14 improvement programs like Public Health. RCW 70.41.200(8); see also RCW 4.24.250(2)

15 (permitting disclosure of quality improvement information and documents “with one or more

16 coordinated quality improvement programs or committees.”); Zerr Decl. ¶5 (Public Health has

17 CQIP approved by Department of Health). The legislature has expressly provided that the

18 confidentiality provisions of this statutory scheme continue to apply even if the CQIP committee

19 communicates with other CQIPs. RCW 42.56.360(1)(c) (protecting information and documents

20 “regardless of which agency is in possession”); RCW 70.41.200(8) (“any information and

21 documents created or maintained as a result of the sharing of information and documents shall

22 not be subject to the discovery process and confidentiality shall be respected as required by

23 subsection (3) of this section, RCW 18.20.390 (6) and (8), 74.42.640 (7) and (9), and 4.24.250”);

24 RCW 4.24.250(2) (protecting “information and documents created or maintained as a result of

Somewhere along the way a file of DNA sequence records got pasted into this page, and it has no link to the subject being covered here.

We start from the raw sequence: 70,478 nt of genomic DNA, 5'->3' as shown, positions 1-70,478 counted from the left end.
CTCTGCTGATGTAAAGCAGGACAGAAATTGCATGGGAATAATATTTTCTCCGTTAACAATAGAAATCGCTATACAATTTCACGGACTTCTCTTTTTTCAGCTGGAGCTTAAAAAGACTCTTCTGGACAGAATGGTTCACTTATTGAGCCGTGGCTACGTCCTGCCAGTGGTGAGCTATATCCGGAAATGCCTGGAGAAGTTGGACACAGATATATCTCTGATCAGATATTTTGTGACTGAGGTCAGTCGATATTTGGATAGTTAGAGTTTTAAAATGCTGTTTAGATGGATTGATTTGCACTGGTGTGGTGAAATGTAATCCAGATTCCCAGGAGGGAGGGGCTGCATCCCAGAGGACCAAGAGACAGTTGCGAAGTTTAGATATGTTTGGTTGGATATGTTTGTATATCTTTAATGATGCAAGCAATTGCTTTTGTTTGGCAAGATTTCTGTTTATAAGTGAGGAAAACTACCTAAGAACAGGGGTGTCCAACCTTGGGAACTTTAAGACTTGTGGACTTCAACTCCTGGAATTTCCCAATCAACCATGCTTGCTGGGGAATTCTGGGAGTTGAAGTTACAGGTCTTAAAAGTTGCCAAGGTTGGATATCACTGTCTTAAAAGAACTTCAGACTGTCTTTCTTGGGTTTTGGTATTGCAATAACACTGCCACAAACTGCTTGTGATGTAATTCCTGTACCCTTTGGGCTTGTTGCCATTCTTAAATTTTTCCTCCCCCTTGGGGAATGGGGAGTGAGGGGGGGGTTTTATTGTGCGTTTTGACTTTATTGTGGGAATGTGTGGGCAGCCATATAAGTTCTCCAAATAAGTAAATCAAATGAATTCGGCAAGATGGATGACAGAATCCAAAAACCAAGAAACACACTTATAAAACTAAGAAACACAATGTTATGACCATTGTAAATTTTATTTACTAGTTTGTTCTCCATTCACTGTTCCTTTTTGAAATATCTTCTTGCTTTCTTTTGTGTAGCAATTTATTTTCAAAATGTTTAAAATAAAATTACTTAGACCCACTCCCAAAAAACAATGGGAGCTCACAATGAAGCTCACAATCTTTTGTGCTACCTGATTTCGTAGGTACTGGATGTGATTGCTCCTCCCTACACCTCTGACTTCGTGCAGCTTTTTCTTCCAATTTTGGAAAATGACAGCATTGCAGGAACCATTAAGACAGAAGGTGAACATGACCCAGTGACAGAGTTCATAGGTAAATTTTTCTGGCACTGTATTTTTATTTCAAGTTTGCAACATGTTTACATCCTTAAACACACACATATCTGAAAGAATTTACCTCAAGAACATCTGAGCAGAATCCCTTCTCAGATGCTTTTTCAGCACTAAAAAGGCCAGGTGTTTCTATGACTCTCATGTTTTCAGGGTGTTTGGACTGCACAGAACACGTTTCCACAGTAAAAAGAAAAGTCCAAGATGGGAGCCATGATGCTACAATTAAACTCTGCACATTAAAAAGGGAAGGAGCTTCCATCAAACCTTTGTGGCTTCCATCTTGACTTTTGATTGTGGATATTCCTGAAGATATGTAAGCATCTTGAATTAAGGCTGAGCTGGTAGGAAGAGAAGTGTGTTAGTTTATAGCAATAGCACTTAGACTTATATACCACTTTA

25 the sharing of information and documents”); Shafii Decl. Ex. D at 1–2.

26

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1 (b) Reporting Health Care-Associated Infections

2 RCW 42.56.360(1)(c) also exempts from public disclosure information and documents
3 collected and maintained by hospitals for reporting of “health care-associated infections” under
4 RCW 43.70.056. See also RCW 43.70.056(2)(e)(ii) (exempting hospital reporting information
5 from public disclosure or civil discovery). “Health care-associated infection” is defined as “a
6 localized or systemic condition that results from adverse reaction to the presence of an infectious
7 agent or its toxins and that was not present or incubating at the time of admission to the